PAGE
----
Court of Appeals affirmed, but the Supreme Court reversed holding:
The 'sweat of the brow' doctrine had numerous flaws, the most glaring being that it
extended copyright protection in a compilation beyond selection and arrangement - the
compiler's original contribution - to the facts themselves. . . 'Sweat of the brow' courts
thereby eschewed the most fundamental axiom of copyright law - that no one may
copyright facts or ideas. . .[T]hey handed out proprietary interests in facts and declared
that authors are absolutely precluded from saving time and effort by relying on facts
contained in prior works.
The Supreme Court held that the white pages portion of the phone book was not entitled to
copyright protection, even though the rest of the book was. Therefore, Feist Publications, and
anyone else, was free to copy the white pages. As Justice O'Connor concluded in her unanimous
Because Rural's white pages lack the requisite originality, Feist's use of the listings cannot
constitute infringement. This decision should not be construed as demeaning Rural's efforts
in compiling its directory, but rather as making clear that copyright rewards originality, not
Id. at 364.
The following decisions occurred after Feist and applied its doctrine in several interesting factual
scenarios: Arica Institute, Inc. v. Palmer, 970 F.2d 1067 (2d. Cir. 1992); Key Publications v.
Chinatown Today Pub. Ent., 945 F.2d 509 (2d. Cir. 1991); Victor Lalli Enterprises v. Big
Red Apple, Inc., 936 F.2d 671 (2d. Cir. 1991); Mason v. Montgomery Data, Inc., 967 F.2d
135 (5th Cir. 1992); BellSouth Advertising & Pub. v. Donnelley Inf. Pub., 933 F.2d 952
(11th Cir. 1991); BellSouth Adv. & Pub. Corp. v. Donnelley Info. Pub., 999 F.2d 1436 (11th
Cir. 1993); Cable News Network v. Video Monitoring Services, 940 F.2d 1471 (11th Cir.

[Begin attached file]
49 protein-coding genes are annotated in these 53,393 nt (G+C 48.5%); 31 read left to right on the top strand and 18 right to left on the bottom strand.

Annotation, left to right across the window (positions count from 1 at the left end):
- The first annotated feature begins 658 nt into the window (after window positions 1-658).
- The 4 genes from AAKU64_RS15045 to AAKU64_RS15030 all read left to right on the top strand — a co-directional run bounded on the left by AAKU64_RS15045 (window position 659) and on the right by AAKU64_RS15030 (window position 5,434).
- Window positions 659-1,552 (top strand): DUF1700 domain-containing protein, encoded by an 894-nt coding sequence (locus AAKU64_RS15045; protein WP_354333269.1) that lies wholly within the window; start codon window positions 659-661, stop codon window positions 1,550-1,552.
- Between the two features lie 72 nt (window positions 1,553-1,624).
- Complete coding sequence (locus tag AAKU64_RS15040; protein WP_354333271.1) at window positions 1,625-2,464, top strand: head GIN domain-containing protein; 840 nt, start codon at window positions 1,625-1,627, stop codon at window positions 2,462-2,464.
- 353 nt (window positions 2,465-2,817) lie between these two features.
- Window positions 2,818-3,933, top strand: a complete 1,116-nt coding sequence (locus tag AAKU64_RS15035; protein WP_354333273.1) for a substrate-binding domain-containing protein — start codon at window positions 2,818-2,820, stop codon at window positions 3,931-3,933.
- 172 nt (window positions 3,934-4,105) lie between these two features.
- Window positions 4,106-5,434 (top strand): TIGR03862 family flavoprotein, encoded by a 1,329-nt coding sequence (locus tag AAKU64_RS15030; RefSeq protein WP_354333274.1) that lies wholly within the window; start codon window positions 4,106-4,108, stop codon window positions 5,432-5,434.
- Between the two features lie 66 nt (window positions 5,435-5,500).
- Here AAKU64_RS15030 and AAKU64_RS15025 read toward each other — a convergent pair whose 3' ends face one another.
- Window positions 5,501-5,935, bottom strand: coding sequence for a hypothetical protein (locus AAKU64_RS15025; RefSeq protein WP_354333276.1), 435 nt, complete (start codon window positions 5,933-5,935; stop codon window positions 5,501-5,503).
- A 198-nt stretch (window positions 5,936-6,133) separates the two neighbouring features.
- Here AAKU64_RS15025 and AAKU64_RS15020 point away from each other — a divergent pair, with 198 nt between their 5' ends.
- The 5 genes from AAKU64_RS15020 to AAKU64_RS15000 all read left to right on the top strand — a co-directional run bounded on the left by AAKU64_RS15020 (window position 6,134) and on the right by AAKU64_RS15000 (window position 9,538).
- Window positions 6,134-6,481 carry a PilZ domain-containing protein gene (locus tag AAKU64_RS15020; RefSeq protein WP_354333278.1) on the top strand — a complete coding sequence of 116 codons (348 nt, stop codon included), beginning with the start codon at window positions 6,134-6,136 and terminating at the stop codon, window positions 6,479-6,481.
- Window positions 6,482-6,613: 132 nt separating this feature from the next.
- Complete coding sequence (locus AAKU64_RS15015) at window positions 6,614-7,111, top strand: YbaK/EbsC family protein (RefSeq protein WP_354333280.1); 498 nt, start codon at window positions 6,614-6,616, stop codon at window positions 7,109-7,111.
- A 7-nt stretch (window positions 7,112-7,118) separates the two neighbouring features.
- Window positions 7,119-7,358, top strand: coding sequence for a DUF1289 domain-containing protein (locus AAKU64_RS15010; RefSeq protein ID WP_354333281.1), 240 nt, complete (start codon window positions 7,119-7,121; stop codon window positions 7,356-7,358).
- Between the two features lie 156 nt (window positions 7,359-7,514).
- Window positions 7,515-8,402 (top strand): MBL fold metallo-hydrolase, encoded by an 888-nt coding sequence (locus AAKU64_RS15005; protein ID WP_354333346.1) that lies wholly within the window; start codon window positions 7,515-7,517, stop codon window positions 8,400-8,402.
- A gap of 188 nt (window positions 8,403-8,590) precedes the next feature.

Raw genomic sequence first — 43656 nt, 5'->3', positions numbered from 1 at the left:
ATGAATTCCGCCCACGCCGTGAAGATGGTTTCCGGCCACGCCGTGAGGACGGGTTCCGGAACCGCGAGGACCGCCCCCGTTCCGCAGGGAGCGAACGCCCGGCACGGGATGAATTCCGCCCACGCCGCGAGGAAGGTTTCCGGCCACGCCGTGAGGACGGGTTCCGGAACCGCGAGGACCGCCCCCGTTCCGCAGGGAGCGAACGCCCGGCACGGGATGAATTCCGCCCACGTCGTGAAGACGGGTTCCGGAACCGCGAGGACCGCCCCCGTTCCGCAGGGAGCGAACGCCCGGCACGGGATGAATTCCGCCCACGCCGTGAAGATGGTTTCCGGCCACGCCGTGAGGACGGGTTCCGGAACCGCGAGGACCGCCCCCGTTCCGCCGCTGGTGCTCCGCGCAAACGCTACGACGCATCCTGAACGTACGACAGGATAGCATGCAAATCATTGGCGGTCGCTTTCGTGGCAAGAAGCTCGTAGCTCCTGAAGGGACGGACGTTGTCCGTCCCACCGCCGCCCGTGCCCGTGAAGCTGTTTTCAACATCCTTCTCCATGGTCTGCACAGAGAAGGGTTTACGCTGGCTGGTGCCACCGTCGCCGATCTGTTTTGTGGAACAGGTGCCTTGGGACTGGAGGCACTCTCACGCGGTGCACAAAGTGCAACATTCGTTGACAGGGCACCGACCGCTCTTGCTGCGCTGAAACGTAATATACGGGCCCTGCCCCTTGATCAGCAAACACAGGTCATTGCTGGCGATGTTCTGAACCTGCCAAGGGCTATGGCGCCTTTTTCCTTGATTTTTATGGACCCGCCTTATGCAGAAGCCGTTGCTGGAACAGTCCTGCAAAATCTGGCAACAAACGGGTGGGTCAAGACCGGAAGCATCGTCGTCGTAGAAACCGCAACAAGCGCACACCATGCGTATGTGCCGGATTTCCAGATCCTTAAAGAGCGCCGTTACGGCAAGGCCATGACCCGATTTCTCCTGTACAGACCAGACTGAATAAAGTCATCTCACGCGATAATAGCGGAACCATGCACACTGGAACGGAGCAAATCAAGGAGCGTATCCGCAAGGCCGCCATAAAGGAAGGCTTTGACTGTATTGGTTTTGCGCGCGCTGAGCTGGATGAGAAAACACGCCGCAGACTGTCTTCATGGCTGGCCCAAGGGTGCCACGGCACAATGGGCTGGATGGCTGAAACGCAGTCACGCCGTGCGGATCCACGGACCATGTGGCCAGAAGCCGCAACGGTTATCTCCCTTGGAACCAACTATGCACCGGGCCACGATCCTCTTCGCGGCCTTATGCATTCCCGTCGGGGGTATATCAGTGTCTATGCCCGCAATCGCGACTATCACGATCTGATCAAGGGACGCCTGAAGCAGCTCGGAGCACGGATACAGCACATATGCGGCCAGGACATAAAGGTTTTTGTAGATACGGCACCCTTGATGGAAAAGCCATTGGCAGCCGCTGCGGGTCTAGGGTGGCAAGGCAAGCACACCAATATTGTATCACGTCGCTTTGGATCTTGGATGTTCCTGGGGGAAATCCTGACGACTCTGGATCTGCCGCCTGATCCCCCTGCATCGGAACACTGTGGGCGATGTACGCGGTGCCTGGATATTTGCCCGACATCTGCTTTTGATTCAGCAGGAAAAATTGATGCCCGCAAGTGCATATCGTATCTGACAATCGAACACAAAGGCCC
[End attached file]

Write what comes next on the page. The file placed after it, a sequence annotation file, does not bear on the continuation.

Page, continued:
Now that the sweat of the brow doctrine is dead, it is clear that raw facts in a database may not
be protected by copyright, regardless of the time or expense that went into locating them. Still, in
many databases the data itself, or the particular expressions of the facts, may have been created
by the author. In such cases the data has originality and can be protected. An example of this
which is used by the Copyright Office is a full text bibliographic database. There the author not
only selects the particular books to be included in the bibliography, he or she also writes their own
description as to each of the books. Since the author created the entire contents of the database,
both the selection and compilation aspect of the database, and the contents of the database, are
subject to copyright protection.
Even if the contents are raw facts, not new materials created by the author, the compilation
aspects of the database (selection, coordination and arrangement) may still receive copyright
protection. Copyright law prevents the copying of the coordination and arrangement of the facts,
the format of data presentation and manipulation, provided that the format and means are original.
This entails a consideration as to whether the coordination and arrangement are novel and unique,
or whether the arrangement itself contains information.
Not all compilations will meet the minimal originality standard. For example in the Feist
Publications case the Supreme Court held that the alphabetical arrangement of names in the
white pages was not entitled to copyright because: "there is nothing remotely creative about
arranging names alphabetically . . . It is not only unoriginal, it is practically inevitable." Feist
Publications, 499 U.S. at 363. This is similar to another copyright doctrine which is important to
computer law: "functionality," whereby an aspect of a computer program will not be protected by
copyright if it is merely utilitarian, rather than original. Lotus Development Corporation v.
Paperback Software International, 740 F.Supp. 37, 52-58, 68 (D.C. Mass. 1990) (Lotus 123
interface was an original expression entitled to copyright and was not merely a utilitarian function).
There are a number of other drawbacks and limitations to copyright protection. For instance, if
not properly perfected and registered a copyright can be waived and the work may enter the
public domain. Also, there are certain exceptions to copyright, such as exceptions based on the
"fair use" rule. L.Kutten, Computer Software, § 2.07(4)(c) and § 2.08A(2)(c)(iii), (1990); Dow
Jones & Co. v. Board of Trade of the City of Chicago, 546 F. Supp. 113 (S.D.N.Y. 1982); Telerate Systems, Inc. v. Caro, 689 F.Supp. 221 (S.D.N.Y. 1988); Campbell v. Acuff-Rose
Music, Inc., 510 U.S. _____, 127 L.Ed.2d. 500, 114 S.Ct. 1164 (1994).
Another drawback pertains to the deposit requirements of copyright registration. 37 C.F.R. §